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On the moral responsibility of medicine

By Mindo - 31st Aug 2020

The profession has a collective duty to ensure that the next generation of doctors is educated and that medical research occurs

How far does our responsibility as doctors to protect and promote health go?

Responsibility is complex: In medicine, obligations such as acting in patients’ best interests (beneficence) or avoiding harm (non-maleficence) are more stringent than the duties that lay people have to help others and avoid harming them.

There are useful signposts along the route to responsibility. The Medical Council’s ethical guide is one; our professional colleges are another source of guidance. And our ongoing education from the time we are undergraduates to the time we retire will ideally have a continuous thread of what it means to be professionally responsible.

Doctors can be held to account for their professional role responsibilities: To be accountable or responsible for an action, two conditions must be met. First, the person must have control over the act in question. The act must be voluntary in that they wanted to perform it or could have chosen to act otherwise. Second, there is a knowledge condition: To be held responsible the person must have had the relevant knowledge to act.

Responsibility is moral when the relevant action is one that breaches or upholds general moral norms, such as preventing harm or promoting the welfare of others. Since medicine is a practice for protecting and promoting the health of others, it is inherently moral and therefore entails moral responsibilities.

A recent ‘perspectives’ piece in The Lancet offered the following: “These responsibilities lie at the heart of medicine, providing its moral foundation. Some doctors meet their responsibilities treating individuals with diseases, some teach or do research, while others safeguard or promote the health of populations. These responsibilities arise from the social role of doctors that is enshrined – but not always clearly delineated – in social, legal, ethical, and professional standards and norms. The health and wellbeing of the patient is, according to various codes, the pre-eminent responsibility of medicine, and it is for patient care that doctors are primarily held accountable.”

According to the author, Dr Wendy Rogers of the Department of Philosophy and Department of Clinical Medicine at Macquarie University in Sydney, making the care of the patient our first concern raises difficult questions about the boundaries of medical responsibility.

“How far should doctors go in furthering the health of patients or populations for whom they are responsible, and for which populations are they responsible and why? What are the boundaries of their responsibility, and how and where does it slip over into something else, such as supererogatory acts or political activism?” she asks.

I have always felt that patient advocacy was a central part of a doctor’s work. For me, this means speaking out and making representations for your patient (with their permission, of course). For those moments when we falter in the face of a need to publicly advocate, the words of the late Aidan Halligan are a useful mantra: “What we permit, we promote.”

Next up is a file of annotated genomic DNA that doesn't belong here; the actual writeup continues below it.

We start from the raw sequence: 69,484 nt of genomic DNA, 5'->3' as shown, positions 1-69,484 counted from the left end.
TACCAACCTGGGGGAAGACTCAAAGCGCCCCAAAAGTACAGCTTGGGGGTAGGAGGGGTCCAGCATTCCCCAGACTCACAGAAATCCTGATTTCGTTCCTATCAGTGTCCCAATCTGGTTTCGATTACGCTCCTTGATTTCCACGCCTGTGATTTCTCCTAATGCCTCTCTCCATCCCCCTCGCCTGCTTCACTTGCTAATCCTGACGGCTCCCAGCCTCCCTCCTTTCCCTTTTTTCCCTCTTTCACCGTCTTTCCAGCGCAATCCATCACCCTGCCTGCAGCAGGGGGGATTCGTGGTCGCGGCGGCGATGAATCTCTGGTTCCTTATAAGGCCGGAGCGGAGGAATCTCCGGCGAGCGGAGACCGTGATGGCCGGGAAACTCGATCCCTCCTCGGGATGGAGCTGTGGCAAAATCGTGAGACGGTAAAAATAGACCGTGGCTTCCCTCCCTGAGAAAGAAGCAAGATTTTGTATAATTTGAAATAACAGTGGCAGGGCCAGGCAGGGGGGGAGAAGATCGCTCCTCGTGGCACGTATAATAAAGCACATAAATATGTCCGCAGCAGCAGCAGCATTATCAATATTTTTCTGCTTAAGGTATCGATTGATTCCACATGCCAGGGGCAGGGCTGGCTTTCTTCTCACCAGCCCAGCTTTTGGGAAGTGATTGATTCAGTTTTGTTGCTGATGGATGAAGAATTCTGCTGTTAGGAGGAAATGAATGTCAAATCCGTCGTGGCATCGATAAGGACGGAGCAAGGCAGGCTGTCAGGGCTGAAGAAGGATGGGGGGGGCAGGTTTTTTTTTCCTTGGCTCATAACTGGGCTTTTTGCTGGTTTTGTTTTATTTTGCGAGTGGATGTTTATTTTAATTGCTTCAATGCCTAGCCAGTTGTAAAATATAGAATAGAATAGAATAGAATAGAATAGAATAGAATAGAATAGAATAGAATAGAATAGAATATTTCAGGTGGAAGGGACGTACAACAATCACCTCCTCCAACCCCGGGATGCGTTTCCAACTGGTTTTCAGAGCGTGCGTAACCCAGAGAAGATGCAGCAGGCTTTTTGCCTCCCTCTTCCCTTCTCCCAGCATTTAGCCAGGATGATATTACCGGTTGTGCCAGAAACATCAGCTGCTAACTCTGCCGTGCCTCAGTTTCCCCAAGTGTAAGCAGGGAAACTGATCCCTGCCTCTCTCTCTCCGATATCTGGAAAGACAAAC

What about collective responsibilities in medicine? The profession has a collective responsibility to ensure that the next generation of doctors is educated and that medical research occurs.

“There are explicit expectations that clinicians should support education by teaching students, and research by practising evidence-based medicine. The profession as a whole has a duty to provide clinicians, researchers, and educators and encourage those with aptitude and enthusiasm to take up those roles,” Rogers says.

Which brings me, with readers permission, to a request. One of our key leaders in Irish medicine in recent years is Prof Mary Horgan, the first female President of the RCPI. She has achieved so much in her first term in office. On the educational front she has succeeded in introducing some 80 additional training posts in basic specialty training in medicine, obstetrics/gynaecology and paediatrics.

During the Covid-19 pandemic, she ensured the College adapted to the needs of its membership by introducing education via webinars, and initiated remote training assessments. Under her leadership and with the hard work of colleagues and staff the RCPI became the first postgraduate medical college in Ireland and the UK to stage exams using remote invigilation.

The prescience of the College to have a President who was also a specialist in infectious diseases in post at the beginning of a global pandemic is nothing short of impressive! But seriously, Mary’s leadership skills have been hugely important in steering the ship during this challenging time for the profession and for the health service.

Like any successful institution, the RCPI needs to look at itself with a view to renewal. Mary has presided over significant changes in governance at the College and among its six faculties and institutes. And a new Institute of Medicine will strengthen infrastructure in its 17 specialties.

There is an election coming up for the Presidency of the RCPI. I’d like to ask Fellows to consider voting in Mary for a second term. She has achieved a huge amount, but there is important unfinished business to be steered through along with inevitable challenges to be met.

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